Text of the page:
Merkel on Trump tariffs: 'It takes two' to prevent a trade war

Merkel on Trump tariffs: 'It takes two' to prevent a trade war
© Getty Images

German Chancellor Angela Merkel on Wednesday warned against the looming specter of a trade war with the United States amid threats by President TrumpDonald TrumpFreedom Caucus member condemns GOP group pushing 'Anglo-Saxon political traditions' MyPillow CEO Mike Lindell's new free speech site to ban certain curse words Secret Facebook groups of special operations officers include racist comments, QAnon posts: report MORE to impose heavy tariffs on auto imports from Europe.

Merkel told German lawmakers that the ongoing dispute between the U.S. and Europe over tariffs already has the hallmarks of a "trade conflict" that could soon worsen into a full-blown trade war if tensions aren't defused, she said.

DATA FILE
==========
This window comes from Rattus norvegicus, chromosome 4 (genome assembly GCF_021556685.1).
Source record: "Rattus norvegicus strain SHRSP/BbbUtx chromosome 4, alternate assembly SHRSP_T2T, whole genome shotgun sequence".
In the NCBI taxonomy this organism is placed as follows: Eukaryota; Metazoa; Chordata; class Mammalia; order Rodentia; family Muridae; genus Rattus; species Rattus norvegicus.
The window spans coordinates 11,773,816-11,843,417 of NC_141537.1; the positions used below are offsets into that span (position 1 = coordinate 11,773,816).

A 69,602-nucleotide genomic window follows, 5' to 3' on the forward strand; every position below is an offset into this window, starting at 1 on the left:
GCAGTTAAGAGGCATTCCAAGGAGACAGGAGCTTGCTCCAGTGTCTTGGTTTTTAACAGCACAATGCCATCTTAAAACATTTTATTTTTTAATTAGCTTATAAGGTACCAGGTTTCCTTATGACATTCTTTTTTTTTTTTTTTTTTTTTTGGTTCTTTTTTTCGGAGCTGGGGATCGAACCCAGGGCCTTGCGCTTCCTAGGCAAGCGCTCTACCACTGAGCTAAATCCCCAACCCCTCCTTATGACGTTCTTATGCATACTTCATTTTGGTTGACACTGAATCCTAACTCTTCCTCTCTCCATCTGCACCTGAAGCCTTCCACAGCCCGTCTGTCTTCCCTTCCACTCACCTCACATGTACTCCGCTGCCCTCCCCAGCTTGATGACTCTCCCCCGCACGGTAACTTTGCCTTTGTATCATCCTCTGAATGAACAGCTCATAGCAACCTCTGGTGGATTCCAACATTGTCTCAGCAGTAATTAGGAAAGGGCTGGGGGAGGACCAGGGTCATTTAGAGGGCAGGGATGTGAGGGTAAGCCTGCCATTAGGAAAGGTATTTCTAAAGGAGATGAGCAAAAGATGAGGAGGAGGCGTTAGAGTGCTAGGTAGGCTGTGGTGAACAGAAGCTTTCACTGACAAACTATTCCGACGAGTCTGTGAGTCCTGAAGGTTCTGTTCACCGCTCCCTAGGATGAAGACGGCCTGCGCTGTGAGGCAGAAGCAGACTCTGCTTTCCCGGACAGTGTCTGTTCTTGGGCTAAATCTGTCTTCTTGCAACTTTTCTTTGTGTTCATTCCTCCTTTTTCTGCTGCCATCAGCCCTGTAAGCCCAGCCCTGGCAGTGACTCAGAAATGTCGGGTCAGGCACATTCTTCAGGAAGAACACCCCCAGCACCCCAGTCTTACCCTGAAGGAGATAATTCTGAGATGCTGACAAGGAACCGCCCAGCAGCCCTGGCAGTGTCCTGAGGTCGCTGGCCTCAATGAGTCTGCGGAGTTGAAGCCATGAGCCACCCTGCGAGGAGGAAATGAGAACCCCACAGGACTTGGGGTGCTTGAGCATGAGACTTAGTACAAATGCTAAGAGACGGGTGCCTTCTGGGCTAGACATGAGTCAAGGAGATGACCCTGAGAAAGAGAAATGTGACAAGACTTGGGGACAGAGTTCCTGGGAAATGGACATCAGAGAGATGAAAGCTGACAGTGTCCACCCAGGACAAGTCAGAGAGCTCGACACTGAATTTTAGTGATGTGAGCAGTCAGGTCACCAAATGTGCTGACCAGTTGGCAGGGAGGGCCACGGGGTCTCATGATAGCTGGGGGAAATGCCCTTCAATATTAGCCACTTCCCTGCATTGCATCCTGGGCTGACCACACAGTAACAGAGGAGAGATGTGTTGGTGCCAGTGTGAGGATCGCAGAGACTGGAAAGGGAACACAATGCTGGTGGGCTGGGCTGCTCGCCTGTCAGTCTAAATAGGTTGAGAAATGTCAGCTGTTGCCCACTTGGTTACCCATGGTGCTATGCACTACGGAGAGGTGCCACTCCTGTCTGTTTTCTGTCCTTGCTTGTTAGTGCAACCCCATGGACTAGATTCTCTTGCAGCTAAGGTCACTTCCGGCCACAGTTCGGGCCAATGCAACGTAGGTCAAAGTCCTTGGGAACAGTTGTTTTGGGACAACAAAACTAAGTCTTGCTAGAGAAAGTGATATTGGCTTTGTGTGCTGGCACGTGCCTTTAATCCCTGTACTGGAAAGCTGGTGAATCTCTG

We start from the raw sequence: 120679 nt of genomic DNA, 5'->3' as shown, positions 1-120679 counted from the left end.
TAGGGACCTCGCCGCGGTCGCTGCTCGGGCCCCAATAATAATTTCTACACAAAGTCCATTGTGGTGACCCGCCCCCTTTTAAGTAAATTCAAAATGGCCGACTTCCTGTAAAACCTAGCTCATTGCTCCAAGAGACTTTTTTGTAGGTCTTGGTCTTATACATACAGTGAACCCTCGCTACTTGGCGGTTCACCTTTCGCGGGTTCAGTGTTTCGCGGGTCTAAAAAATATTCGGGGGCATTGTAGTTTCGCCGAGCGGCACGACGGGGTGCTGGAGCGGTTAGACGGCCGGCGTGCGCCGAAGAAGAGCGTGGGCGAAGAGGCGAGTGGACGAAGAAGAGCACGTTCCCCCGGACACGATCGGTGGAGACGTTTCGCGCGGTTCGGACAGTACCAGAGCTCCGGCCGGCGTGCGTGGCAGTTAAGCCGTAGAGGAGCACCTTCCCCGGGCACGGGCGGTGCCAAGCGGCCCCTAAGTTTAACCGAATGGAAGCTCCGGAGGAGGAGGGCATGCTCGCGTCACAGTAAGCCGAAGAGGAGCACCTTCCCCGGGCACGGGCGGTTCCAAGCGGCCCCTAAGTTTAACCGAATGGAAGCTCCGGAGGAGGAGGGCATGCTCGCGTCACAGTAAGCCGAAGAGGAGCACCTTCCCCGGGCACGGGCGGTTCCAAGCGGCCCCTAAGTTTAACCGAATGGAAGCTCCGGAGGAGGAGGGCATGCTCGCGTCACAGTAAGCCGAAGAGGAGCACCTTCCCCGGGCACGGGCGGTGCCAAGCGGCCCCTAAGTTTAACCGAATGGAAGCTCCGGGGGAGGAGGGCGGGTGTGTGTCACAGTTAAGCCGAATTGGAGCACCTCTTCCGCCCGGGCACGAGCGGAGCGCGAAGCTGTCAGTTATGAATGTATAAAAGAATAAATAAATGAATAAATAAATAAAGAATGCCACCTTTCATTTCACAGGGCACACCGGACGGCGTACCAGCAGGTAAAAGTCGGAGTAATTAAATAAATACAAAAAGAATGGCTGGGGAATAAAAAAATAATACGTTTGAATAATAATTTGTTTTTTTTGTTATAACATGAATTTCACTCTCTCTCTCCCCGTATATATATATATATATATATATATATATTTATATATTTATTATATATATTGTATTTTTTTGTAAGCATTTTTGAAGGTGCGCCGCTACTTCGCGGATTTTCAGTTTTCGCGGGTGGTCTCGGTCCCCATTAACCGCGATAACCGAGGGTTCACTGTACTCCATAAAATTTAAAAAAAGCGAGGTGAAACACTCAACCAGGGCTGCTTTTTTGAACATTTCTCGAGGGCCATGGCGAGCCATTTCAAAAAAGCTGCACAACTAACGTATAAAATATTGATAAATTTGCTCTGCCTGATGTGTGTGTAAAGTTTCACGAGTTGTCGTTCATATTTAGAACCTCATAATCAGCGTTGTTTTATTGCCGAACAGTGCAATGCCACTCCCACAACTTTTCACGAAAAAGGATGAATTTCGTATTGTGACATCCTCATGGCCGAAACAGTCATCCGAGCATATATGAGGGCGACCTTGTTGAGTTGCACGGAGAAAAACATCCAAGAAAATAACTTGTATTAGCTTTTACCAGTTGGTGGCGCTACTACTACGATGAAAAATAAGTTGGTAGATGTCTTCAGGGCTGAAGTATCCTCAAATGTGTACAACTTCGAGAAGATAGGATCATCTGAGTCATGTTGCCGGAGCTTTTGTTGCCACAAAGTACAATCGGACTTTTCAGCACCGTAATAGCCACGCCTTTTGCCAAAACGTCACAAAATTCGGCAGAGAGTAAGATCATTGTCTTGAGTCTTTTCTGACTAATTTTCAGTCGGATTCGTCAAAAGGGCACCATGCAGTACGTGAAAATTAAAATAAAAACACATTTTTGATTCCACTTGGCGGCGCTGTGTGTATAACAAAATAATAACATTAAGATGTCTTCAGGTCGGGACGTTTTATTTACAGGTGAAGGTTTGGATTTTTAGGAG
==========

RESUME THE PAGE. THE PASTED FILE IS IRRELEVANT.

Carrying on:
"We now have tariffs on aluminum and steel and we have a discussion that is far more serious," Merkel said, pointing to Trump's threats to slap tariffs on European auto exports to the U.S.

"This has the character of a trade conflict," she continued. "I don't want to use any other word for now. It's worth every effort to try to defuse this conflict, so it doesn't turn into a war. But this obviously takes two."

Trump moved in May to impose steep tariffs on steel and aluminum imports from the European Union, Canada and Mexico, infuriating many key U.S. allies who decried the duties as a dangerous form of economic protectionism. 

The metal tariffs prompted a series of retaliatory measures targeting American products ranging from bourbon to blue jeans to motorcycles.

Trump has only stepped up his threats of further duties on foreign goods, including a possible 20 percent tariff on all European cars shipped to the U.S. 

The World Trade Organization (WTO) warned in a new report released Wednesday of an increased number of trade restrictions introduced by Group of 20 countries, saying that such measures could undermine global recovery and growth.

This continued escalation poses a serious threat to growth and recovery in all countries, and we are beginning to see this reflected in some forward-looking indicators," WTO Director-General Roberto Azevêdo said Wednesday.